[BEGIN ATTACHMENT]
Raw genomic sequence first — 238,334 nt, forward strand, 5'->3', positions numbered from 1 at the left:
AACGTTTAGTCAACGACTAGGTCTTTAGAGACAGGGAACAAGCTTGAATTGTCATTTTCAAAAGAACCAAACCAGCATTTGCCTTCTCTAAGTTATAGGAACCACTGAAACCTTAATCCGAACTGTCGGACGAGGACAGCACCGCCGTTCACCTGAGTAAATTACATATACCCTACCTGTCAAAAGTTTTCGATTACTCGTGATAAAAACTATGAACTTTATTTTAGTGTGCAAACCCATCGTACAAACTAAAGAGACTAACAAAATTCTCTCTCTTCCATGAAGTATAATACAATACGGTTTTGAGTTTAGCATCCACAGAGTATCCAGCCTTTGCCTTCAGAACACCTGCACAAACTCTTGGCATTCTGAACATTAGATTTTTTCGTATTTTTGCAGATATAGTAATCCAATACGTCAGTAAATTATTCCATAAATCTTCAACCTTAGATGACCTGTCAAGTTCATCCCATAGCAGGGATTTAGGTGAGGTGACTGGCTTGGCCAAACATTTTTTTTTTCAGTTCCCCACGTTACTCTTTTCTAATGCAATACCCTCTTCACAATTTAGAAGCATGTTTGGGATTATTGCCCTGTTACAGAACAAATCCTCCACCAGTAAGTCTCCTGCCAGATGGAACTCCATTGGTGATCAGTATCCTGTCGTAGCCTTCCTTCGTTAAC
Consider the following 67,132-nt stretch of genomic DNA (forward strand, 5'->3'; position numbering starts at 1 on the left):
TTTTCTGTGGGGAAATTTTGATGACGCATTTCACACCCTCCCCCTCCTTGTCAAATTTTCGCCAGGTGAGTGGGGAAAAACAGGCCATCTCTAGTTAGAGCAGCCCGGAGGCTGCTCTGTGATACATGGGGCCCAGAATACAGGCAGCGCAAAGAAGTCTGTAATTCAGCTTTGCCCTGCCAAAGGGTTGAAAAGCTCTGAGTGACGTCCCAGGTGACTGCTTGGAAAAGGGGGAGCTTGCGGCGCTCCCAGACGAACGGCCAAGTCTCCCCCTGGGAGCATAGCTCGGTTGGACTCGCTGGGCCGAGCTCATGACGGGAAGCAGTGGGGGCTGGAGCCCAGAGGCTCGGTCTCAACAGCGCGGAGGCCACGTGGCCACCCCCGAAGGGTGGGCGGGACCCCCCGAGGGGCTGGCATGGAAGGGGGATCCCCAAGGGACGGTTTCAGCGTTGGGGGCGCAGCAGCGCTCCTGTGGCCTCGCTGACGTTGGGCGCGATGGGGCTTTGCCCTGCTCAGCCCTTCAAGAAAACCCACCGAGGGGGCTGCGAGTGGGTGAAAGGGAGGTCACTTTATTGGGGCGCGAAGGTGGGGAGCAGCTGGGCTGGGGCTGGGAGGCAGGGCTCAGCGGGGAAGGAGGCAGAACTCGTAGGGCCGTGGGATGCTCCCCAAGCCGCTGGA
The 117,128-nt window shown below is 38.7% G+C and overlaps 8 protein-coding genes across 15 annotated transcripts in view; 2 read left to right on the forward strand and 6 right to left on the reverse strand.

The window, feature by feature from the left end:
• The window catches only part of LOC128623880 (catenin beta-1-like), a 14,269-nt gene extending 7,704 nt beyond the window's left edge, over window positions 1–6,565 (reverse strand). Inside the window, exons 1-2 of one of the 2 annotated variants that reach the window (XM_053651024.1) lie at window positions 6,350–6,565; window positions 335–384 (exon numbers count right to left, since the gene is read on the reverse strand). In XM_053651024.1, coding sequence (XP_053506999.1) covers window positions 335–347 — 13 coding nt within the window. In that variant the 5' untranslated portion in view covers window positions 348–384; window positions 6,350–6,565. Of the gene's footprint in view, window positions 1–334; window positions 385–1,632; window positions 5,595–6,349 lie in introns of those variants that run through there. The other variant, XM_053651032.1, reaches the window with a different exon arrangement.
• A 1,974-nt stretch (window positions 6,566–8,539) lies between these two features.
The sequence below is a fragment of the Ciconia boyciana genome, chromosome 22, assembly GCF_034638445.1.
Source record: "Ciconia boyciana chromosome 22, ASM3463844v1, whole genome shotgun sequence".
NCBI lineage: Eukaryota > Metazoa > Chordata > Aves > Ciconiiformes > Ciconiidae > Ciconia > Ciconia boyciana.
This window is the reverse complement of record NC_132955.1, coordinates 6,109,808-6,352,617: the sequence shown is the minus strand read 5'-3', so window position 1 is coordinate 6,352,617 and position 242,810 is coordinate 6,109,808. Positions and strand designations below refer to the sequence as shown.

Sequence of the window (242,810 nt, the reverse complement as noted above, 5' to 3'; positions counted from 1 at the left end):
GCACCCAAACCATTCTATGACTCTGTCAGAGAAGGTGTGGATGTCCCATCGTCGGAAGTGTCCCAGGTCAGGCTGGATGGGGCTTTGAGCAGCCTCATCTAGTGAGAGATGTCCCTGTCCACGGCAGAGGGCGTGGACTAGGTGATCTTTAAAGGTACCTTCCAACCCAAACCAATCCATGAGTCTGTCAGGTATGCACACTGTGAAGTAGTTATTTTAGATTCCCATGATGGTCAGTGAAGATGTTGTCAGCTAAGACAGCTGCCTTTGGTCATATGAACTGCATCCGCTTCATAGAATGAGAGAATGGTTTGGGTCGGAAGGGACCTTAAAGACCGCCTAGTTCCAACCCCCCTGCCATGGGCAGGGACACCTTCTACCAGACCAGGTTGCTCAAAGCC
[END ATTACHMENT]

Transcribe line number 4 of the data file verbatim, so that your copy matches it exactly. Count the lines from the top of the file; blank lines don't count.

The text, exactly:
TTTTCTGTGGGGAAATTTTGATGACGCATTTCACACCCTCCCCCTCCTTGTCAAATTTTCGCCAGGTGAGTGGGGAAAAACAGGCCATCTCTAGTTAGAGCAGCCCGGAGGCTGCTCTGTGATACATGGGGCCCAGAATACAGGCAGCGCAAAGAAGTCTGTAATTCAGCTTTGCCCTGCCAAAGGGTTGAAAAGCTCTGAGTGACGTCCCAGGTGACTGCTTGGAAAAGGGGGAGCTTGCGGCGCTCCCAGACGAACGGCCAAGTCTCCCCCTGGGAGCATAGCTCGGTTGGACTCGCTGGGCCGAGCTCATGACGGGAAGCAGTGGGGGCTGGAGCCCAGAGGCTCGGTCTCAACAGCGCGGAGGCCACGTGGCCACCCCCGAAGGGTGGGCGGGACCCCCCGAGGGGCTGGCATGGAAGGGGGATCCCCAAGGGACGGTTTCAGCGTTGGGGGCGCAGCAGCGCTCCTGTGGCCTCGCTGACGTTGGGCGCGATGGGGCTTTGCCCTGCTCAGCCCTTCAAGAAAACCCACCGAGGGGGCTGCGAGTGGGTGAAAGGGAGGTCACTTTATTGGGGCGCGAAGGTGGGGAGCAGCTGGGCTGGGGCTGGGAGGCAGGGCTCAGCGGGGAAGGAGGCAGAACTCGTAGGGCCGTGGGATGCTCCCCAAGCCGCTGGA